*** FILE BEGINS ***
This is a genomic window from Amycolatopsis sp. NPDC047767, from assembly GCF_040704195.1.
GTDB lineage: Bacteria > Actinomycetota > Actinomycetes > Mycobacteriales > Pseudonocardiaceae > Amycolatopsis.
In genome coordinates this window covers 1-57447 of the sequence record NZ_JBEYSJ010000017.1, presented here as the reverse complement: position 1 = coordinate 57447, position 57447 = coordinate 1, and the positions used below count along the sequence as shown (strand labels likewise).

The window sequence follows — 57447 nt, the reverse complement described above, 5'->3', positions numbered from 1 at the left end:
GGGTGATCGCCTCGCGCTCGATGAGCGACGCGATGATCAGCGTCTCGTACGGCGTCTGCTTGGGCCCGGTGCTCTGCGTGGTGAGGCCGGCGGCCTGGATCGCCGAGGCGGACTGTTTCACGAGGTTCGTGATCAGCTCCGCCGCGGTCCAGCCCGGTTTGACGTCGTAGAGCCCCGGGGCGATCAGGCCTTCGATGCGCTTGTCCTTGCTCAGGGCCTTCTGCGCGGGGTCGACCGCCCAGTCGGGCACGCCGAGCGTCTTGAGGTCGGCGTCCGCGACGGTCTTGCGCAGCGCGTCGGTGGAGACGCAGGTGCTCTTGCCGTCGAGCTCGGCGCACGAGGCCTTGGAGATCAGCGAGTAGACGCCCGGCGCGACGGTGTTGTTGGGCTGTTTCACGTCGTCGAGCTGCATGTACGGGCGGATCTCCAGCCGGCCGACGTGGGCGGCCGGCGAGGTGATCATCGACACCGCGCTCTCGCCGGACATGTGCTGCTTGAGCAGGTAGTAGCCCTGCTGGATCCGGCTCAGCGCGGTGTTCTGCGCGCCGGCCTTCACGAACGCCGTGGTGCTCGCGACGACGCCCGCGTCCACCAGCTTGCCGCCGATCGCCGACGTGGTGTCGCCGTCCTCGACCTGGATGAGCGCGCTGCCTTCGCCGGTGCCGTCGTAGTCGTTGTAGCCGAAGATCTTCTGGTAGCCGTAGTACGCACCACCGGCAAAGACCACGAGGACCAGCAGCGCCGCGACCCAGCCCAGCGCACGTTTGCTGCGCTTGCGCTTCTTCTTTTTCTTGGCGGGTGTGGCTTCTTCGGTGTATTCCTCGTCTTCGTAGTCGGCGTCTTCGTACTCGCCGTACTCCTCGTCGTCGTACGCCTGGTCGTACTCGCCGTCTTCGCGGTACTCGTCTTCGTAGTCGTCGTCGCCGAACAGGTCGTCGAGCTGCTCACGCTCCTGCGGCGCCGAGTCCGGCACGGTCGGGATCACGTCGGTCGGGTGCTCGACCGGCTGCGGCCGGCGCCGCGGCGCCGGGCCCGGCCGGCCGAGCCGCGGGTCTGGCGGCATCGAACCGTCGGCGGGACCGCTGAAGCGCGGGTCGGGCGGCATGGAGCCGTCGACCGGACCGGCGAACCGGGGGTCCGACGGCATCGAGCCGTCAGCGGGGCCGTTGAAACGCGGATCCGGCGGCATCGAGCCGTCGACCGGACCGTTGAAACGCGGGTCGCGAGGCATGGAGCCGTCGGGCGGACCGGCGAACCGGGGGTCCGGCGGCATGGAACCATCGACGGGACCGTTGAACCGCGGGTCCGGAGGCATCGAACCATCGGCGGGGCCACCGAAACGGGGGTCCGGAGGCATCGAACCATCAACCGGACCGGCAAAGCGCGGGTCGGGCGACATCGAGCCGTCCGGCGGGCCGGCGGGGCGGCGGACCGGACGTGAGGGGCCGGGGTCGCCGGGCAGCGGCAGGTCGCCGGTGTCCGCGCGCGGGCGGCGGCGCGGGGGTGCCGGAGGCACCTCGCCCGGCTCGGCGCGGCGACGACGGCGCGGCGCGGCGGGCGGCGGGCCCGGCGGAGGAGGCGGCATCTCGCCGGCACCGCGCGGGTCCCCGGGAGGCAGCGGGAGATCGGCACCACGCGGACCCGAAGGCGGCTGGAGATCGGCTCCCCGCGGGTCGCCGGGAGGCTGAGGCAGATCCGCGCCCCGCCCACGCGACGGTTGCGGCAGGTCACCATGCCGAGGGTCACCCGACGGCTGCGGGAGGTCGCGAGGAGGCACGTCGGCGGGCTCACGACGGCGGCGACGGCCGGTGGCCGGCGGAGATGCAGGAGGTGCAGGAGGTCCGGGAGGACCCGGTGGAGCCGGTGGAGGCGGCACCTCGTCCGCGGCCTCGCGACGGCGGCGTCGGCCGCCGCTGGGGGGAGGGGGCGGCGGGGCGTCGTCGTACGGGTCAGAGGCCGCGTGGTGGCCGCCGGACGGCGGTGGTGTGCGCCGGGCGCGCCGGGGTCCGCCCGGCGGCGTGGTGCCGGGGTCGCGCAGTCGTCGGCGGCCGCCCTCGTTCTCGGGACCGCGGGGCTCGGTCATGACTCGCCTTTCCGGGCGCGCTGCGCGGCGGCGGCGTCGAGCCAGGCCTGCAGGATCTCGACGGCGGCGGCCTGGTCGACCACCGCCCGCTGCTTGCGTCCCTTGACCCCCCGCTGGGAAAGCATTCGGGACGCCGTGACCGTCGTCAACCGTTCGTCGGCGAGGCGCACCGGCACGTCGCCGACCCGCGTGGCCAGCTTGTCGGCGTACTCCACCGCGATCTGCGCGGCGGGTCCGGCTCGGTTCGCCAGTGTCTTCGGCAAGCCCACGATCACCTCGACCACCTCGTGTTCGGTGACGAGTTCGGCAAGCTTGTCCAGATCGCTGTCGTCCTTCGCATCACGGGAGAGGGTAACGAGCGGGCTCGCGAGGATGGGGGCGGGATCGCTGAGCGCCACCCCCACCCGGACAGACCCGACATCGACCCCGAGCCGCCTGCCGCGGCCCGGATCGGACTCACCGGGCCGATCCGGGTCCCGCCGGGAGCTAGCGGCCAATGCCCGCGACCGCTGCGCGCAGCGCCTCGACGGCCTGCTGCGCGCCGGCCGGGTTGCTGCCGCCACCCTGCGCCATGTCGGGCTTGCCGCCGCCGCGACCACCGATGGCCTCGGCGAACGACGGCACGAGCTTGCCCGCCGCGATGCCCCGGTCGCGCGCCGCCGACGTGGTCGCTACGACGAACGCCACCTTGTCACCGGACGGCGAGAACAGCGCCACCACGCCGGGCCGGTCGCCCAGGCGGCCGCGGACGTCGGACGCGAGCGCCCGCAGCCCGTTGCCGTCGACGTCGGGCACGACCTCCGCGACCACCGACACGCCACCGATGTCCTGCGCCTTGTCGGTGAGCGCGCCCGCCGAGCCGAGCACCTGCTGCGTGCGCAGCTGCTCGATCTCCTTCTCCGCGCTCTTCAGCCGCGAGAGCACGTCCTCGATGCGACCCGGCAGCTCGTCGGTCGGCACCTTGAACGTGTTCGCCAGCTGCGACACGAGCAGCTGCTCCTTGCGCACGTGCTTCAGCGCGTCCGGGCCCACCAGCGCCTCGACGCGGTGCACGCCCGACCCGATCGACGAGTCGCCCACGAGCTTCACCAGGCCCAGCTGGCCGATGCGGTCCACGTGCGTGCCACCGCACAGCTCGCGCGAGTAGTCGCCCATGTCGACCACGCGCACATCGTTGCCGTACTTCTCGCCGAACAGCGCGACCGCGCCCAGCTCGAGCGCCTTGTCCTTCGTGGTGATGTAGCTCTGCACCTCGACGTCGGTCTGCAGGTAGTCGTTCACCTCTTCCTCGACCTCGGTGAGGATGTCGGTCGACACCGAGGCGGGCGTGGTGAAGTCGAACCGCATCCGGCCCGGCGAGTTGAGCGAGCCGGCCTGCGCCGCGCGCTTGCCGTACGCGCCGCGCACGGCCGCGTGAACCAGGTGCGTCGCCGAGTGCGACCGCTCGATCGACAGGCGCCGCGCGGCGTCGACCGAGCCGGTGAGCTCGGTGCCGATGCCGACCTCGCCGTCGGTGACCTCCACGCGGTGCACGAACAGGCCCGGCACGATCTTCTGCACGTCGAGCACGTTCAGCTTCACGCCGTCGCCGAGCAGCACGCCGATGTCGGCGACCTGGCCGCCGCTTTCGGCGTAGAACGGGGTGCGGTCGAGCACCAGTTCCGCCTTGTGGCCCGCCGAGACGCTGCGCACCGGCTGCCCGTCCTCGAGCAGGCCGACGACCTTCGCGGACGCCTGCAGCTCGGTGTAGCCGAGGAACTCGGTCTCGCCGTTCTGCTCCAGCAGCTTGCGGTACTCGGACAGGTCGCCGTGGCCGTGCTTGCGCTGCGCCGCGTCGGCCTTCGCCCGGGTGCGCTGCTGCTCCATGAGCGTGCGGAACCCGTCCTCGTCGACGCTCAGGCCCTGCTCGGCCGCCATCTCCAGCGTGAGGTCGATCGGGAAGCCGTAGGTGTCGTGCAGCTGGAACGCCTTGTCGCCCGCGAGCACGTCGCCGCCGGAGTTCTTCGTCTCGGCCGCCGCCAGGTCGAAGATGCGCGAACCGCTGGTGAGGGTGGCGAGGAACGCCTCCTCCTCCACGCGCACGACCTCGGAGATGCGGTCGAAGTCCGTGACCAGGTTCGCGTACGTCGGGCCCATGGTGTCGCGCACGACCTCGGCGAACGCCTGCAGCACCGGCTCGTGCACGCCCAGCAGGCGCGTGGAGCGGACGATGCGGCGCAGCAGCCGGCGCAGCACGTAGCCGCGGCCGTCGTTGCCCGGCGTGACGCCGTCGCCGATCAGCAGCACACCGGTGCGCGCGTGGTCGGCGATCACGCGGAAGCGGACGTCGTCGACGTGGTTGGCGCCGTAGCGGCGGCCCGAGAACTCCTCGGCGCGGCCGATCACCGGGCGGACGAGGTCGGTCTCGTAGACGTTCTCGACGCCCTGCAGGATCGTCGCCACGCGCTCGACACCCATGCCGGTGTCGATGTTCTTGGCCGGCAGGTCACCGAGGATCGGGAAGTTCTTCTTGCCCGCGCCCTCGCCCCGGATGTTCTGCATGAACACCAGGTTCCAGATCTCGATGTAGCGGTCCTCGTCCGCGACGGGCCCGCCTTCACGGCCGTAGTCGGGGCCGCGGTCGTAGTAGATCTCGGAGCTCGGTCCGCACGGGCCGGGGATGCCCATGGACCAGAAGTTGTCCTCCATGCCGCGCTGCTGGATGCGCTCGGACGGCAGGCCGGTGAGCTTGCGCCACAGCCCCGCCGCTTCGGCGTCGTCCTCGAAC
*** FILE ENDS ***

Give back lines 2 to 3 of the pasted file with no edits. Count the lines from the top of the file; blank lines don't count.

GTDB lineage: Bacteria > Actinomycetota > Actinomycetes > Mycobacteriales > Pseudonocardiaceae > Amycolatopsis.
In genome coordinates this window covers 1-57447 of the sequence record NZ_JBEYSJ010000017.1, presented here as the reverse complement: position 1 = coordinate 57447, position 57447 = coordinate 1, and the positions used below count along the sequence as shown (strand labels likewise).